- High double-suited combinations like As Ad Js Td. The key here is that two cards are of one suit and two are of another. This maximises the possibility of finding a flush and, in this example, both flushes would be the top flushes (the nuts) being headed by an ace. The pair of aces and the closely-related high cards also adds "nut straight" potential. Be wary of AAxx hands where the non-ace cards are straggly and there are no Ace-suited cards. For example As Ad 9h 5c is quite weak. There are no obvious straight connectors or flush combinations. The AA is the one and only pre-flop hand of note. In Omaha, a single pair rarely wins a hand and you are likely to struggle unless you find another A on the flop. Even that may not be enough if the board is co-ordinated with straight or flush draws.

Overall, if your starting hands do not feature the above characteristics, especially out of position, you would do well to fold them.

Reading The Board

Having disciplined yourself to play only strongly co-ordinated hole cards, you will have decisions to make once the flop comes down, and again on the turn and river, should you still be in with a sensible chance. Omaha is a game that often favours drawing hands over made hands especially if you have been selective in your starting hands. The greater the combination of straight, flush and full house draws, the better your odds of winning.

There are certain signals you have to be aware of from the cards that come down on the board. Use these signals in relation to the type of hand you are betting and do not be afraid to fold a straight, a flush or even a full house in certain circumstances!

These are the basic rules that produce the signals:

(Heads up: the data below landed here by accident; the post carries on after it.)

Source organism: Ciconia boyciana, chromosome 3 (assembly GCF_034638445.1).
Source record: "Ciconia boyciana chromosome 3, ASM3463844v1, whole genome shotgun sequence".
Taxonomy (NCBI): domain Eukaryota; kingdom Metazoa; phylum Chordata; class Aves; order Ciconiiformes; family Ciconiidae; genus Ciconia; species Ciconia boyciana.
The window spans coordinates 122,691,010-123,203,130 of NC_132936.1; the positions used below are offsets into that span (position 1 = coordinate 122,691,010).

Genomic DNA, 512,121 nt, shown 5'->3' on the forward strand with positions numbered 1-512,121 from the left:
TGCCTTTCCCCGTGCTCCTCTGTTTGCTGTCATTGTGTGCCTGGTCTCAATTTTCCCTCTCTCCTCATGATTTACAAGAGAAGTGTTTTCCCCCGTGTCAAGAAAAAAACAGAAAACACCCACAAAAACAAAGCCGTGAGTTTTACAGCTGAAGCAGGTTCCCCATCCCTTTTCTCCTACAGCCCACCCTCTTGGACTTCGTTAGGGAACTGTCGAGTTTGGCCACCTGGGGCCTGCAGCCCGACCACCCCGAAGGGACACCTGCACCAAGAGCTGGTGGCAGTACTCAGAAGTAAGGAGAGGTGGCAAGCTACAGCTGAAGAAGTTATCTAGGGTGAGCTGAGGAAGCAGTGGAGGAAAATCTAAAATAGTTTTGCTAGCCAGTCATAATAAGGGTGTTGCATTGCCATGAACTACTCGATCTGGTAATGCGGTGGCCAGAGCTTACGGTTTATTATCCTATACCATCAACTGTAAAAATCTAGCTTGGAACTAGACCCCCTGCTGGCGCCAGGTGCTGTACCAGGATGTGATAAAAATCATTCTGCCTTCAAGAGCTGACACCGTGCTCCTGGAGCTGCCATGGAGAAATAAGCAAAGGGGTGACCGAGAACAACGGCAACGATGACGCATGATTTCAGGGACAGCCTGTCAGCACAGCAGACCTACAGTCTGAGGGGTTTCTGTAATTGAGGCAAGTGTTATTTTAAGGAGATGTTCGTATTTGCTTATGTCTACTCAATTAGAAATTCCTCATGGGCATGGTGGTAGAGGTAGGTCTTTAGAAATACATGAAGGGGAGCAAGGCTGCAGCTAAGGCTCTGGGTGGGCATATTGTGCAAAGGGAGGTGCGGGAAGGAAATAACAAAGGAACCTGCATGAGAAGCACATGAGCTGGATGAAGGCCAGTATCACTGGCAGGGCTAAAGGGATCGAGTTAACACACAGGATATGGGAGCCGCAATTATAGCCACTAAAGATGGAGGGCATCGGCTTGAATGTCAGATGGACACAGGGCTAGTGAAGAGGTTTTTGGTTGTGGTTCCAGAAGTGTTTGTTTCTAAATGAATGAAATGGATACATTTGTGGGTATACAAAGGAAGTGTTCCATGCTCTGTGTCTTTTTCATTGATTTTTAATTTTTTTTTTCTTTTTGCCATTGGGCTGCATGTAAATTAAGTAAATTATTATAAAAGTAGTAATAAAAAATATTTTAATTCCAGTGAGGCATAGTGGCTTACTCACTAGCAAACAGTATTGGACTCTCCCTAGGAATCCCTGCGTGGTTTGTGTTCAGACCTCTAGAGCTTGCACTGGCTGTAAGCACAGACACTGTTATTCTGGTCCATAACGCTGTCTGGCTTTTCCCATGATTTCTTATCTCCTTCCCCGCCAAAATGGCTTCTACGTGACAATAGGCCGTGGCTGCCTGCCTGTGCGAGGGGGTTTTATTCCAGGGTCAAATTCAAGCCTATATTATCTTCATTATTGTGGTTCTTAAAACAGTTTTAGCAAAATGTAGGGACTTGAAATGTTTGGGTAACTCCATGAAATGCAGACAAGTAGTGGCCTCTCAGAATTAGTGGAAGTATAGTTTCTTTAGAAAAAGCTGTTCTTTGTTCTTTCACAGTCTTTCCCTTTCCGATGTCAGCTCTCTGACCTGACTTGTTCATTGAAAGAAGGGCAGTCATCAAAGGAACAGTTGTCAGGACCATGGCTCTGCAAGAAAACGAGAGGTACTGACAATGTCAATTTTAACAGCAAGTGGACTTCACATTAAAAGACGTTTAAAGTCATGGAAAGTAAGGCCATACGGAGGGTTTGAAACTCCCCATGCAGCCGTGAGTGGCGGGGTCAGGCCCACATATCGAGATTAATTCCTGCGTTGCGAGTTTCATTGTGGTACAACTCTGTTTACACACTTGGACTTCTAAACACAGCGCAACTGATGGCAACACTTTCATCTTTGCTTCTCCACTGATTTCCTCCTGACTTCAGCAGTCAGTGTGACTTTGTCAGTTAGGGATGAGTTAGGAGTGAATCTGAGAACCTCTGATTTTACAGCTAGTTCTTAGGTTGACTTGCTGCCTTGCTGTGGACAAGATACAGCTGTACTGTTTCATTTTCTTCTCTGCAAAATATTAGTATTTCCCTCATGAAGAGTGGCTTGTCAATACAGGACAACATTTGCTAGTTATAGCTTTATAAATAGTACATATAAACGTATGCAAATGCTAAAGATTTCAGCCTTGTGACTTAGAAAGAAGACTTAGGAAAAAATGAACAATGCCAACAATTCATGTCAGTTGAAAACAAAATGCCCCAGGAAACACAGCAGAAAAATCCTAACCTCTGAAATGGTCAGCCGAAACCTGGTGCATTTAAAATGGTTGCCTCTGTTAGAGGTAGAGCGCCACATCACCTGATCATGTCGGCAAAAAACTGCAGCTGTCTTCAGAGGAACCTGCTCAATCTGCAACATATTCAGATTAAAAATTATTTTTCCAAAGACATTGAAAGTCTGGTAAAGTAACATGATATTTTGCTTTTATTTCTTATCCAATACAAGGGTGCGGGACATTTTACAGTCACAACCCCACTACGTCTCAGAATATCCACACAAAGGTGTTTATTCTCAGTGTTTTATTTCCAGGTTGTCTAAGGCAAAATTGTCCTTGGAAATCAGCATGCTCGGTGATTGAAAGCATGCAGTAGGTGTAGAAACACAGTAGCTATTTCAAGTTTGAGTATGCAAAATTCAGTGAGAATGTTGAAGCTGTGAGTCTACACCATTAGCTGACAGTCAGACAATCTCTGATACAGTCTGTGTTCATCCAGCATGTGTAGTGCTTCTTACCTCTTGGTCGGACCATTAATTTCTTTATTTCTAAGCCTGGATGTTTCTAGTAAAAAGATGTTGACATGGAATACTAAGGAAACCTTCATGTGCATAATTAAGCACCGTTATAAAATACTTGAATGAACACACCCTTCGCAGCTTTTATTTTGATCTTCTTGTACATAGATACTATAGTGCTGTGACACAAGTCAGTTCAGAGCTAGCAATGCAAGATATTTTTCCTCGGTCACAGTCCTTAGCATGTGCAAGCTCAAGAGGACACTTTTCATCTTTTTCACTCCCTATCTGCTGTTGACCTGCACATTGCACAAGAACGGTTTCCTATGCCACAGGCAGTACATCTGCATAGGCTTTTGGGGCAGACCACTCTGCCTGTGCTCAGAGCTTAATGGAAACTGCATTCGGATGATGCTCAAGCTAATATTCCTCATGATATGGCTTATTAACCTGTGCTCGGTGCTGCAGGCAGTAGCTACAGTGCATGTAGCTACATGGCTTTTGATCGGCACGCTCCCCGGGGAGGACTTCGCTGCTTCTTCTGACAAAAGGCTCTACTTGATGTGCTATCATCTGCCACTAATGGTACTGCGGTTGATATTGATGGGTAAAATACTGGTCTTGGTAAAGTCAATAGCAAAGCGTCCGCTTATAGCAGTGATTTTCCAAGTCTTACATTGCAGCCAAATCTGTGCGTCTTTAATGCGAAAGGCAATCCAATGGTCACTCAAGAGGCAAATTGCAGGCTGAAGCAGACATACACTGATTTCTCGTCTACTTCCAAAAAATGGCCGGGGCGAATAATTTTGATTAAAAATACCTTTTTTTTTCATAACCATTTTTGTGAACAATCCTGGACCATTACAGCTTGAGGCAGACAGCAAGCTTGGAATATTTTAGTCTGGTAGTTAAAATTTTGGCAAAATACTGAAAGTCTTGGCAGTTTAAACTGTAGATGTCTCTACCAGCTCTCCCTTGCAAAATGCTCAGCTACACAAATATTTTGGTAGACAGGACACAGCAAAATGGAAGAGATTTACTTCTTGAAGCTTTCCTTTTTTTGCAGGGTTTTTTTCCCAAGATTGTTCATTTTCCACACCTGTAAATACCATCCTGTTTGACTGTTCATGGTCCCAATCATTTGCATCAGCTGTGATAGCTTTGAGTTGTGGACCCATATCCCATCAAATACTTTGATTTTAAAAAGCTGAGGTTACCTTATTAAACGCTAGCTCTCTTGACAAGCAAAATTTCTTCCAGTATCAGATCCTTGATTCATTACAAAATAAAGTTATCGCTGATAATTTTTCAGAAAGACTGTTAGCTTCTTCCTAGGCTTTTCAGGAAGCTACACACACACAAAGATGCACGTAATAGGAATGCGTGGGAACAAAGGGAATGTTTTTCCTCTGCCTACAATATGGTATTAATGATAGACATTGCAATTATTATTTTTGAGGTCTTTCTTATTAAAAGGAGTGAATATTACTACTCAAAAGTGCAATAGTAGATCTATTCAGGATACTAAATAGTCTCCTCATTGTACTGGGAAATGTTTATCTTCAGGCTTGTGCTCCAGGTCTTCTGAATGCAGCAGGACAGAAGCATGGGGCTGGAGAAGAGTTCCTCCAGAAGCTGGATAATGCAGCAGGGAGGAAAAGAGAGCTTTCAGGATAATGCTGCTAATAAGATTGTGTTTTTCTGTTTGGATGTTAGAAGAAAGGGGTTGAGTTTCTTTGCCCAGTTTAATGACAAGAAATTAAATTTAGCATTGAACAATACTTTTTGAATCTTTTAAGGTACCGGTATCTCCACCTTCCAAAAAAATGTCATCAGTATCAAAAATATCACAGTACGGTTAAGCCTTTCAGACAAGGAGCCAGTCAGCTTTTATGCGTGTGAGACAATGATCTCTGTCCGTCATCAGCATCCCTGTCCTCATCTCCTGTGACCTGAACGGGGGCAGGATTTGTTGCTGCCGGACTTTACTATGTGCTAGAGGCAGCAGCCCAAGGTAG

1 No player will have a full house if there are NO PAIRED CARDS on the board. If you hold the nut flush and there is no pair on the board, you are virtually a certain winner (the exception is if the suited cards could help someone make a straight flush, but this is unlikely). Therefore, if the board pairs, beware the full house!

2 No player will have a flush if there are not AT LEAST THREE cards of the same suit on the board. If you hold the nut straight and there are not three of the same suited cards or a pair on the board, you are a certain winner. Therefore, if the board shows three of a single suit, beware of the flush! But, bear in mind the next rule.......

3 No player will have a flush if they do not hold AT LEAST TWO cards of the same suit in their hole cards. If you hold the nut straight, you might still feel confident of betting out when there are four cards of the same suit on the board because an opponent would still need to hold two more of that suit in his hand (the 2 + 3 = 5 rule applies!). Four of the same suited cards on the board reduce the likelihood of this occurring which should figure in your calculations of odds.

4 When THREE OF A KIND (a set) hits the board, the betting tends to dry up completely. All good made hands like a straight and a flush are probably beaten as someone is likely to have a pair in the hole to complete a full house. Yet they in turn are fearful of the case card for the quad. Therefore, when a set hits the board, beware a very likely full house - even if everyone checks!

5 If you make a full house yourself (where there is only a pair on the board, not a set) and the primary three cards are lower in value than the secondary two cards, beware the higher full house! For example, you have made 999QQ, where you hold 99xx and there is a board of Q9xxQ. There are two further Q's not visible. It is likely at a full table that at least one of them is in a player's hole cards. If that player is still in the pot, he has three other hole cards that could match the remaining board cards to complete a full house QQQxx. A re-raise by a player to a strong bet from you might signal trouble.


This summary of the basics to bear in mind when playing Omaha High will hopefully encourage the newer readers of to get started on a solid footing and to read through my earlier articles. I wish you all success at the tables, and a bit of luck. Just remember to keep the luck part to a minimum by not playing hands that need a lot of it!

Next week, I will do a similar re-cap of some of the fundamental aspects of Omaha Hi/Lo.


22 September 2005